Professor Robert Rudolf is like any other human being, and realizes that many wish for shorter work days, but will that really make us happier?
According to Rudolf’s study, that may not be the case.
The study by Robert Rudolf of Korea University, Seoul focuses on the overall individual and family happiness of married and co-residing couples living with children, and also assesses the impact of working hours on people’s overall job and life satisfaction, according to the Times of India.
MSN Now reported that Rudolf’s study focused the effect of a shorter workweek (40 hours, instead of 44) on urban couples with children and found that, while people expressed gratitude for working fewer hours, they did not rate their jobs or lives as better or more satisfying.
According to the studies findings, people had to work just as hard, if not harder during their shorter work days because employers expected them to do just as much work in the shorter amount of time.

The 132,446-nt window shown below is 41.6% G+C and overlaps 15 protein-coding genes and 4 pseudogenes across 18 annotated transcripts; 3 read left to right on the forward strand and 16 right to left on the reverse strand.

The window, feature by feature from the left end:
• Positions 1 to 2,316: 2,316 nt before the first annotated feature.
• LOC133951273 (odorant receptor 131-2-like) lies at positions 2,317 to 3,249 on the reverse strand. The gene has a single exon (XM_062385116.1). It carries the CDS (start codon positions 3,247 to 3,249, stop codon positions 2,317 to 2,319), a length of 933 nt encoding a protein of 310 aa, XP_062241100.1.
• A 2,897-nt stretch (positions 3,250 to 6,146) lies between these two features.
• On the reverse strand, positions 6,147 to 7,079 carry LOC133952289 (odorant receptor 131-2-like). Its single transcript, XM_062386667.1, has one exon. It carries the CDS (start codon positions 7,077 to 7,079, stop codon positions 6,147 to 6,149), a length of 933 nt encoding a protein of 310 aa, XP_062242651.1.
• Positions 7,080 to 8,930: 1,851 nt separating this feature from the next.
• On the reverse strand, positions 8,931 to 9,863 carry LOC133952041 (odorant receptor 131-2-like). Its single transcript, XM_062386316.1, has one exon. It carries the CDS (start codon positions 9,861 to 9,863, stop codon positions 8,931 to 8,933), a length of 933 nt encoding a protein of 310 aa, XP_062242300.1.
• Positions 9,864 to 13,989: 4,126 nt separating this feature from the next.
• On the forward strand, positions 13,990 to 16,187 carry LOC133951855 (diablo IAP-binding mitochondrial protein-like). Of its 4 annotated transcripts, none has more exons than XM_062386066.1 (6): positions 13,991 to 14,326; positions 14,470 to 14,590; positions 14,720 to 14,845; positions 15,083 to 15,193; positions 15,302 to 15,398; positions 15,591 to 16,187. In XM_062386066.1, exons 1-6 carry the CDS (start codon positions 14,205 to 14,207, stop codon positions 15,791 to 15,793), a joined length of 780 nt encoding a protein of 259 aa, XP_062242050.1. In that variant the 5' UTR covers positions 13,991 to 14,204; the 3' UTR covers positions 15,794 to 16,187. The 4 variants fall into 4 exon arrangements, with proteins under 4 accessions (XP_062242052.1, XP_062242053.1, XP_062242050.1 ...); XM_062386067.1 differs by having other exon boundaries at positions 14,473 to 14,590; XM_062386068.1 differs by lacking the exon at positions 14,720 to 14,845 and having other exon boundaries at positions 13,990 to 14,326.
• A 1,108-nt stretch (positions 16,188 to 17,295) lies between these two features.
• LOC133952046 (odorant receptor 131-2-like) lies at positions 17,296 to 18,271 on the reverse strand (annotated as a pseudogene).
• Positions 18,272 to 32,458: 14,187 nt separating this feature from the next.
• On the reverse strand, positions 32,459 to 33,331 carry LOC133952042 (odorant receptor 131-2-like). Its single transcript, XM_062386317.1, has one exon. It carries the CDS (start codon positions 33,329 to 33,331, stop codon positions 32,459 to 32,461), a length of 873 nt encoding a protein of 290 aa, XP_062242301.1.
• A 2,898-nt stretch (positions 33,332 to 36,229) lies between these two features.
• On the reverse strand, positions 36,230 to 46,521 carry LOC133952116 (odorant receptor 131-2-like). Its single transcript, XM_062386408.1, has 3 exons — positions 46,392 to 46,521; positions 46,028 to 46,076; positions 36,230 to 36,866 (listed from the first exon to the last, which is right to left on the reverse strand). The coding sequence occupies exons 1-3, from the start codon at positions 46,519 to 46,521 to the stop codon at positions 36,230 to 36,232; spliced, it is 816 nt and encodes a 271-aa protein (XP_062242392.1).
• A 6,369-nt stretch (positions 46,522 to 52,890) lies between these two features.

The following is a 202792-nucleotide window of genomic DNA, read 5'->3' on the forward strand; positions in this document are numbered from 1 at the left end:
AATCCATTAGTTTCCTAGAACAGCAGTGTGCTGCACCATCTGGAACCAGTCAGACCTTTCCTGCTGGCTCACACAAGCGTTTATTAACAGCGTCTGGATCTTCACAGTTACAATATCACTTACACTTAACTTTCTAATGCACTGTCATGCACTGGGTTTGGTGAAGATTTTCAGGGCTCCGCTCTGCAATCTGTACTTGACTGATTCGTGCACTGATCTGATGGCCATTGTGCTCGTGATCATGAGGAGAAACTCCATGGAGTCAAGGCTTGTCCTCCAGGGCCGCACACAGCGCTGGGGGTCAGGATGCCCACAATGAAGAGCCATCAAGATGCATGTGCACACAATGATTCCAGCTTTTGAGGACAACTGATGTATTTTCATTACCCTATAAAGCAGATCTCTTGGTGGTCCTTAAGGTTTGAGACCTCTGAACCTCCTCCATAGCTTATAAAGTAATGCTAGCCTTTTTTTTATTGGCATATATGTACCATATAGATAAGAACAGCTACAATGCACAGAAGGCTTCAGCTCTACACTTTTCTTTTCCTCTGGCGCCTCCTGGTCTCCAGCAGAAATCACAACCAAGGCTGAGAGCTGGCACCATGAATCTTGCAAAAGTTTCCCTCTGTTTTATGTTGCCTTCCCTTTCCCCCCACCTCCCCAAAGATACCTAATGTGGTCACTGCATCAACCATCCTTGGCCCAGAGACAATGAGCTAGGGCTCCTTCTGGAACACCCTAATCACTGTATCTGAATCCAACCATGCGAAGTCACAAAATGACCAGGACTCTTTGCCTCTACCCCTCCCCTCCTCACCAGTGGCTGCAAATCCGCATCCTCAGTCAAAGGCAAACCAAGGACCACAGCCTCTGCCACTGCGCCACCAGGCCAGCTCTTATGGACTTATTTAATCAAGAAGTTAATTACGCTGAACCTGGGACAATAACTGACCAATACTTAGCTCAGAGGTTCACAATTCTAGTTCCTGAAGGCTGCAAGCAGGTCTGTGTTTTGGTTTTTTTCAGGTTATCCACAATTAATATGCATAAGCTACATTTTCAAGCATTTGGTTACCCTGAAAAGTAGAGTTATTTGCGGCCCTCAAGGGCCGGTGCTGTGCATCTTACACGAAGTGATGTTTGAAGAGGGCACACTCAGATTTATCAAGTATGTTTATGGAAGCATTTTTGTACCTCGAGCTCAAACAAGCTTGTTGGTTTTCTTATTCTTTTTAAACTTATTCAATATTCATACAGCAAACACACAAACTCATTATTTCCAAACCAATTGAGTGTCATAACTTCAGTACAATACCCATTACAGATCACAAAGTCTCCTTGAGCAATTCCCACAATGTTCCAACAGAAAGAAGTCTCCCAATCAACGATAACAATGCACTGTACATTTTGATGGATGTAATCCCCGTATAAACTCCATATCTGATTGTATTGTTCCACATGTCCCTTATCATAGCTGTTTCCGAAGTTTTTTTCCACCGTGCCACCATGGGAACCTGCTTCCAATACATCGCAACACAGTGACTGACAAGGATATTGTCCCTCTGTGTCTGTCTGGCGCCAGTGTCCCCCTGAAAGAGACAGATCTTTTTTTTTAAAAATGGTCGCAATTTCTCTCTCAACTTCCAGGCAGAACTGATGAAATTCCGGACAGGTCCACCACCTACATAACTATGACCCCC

What inspired this study? According to The Telegraph South Korea introduced a Five Day Working policy in 2004, which saw Saturdays become an official non-working day and the working week reduced from 44 to 40 hours.
According to the Times of India Rudolf found that working wives and mothers are generally more pleased with the reformative measure than their male counterparts.
“This is because women face higher work-family role conflicts within the traditional Korean society, and thus suffer more from long overtime hours.”
The report continues on to say that much of the positive spin-offs gained from fewer working hours are often offset by rising work intensity demands set by employers, while some firms tend to give less holiday time.
Do you think having shorter work weeks would make you happier? There are, after all, only so many hours in a day.
Robert Rudolf’s study may have a point though, shorter work weeks may lead to more stressful work days, and therefore, no real change in the overall satisfaction of an individual.
[Image via Shutterstock/d13]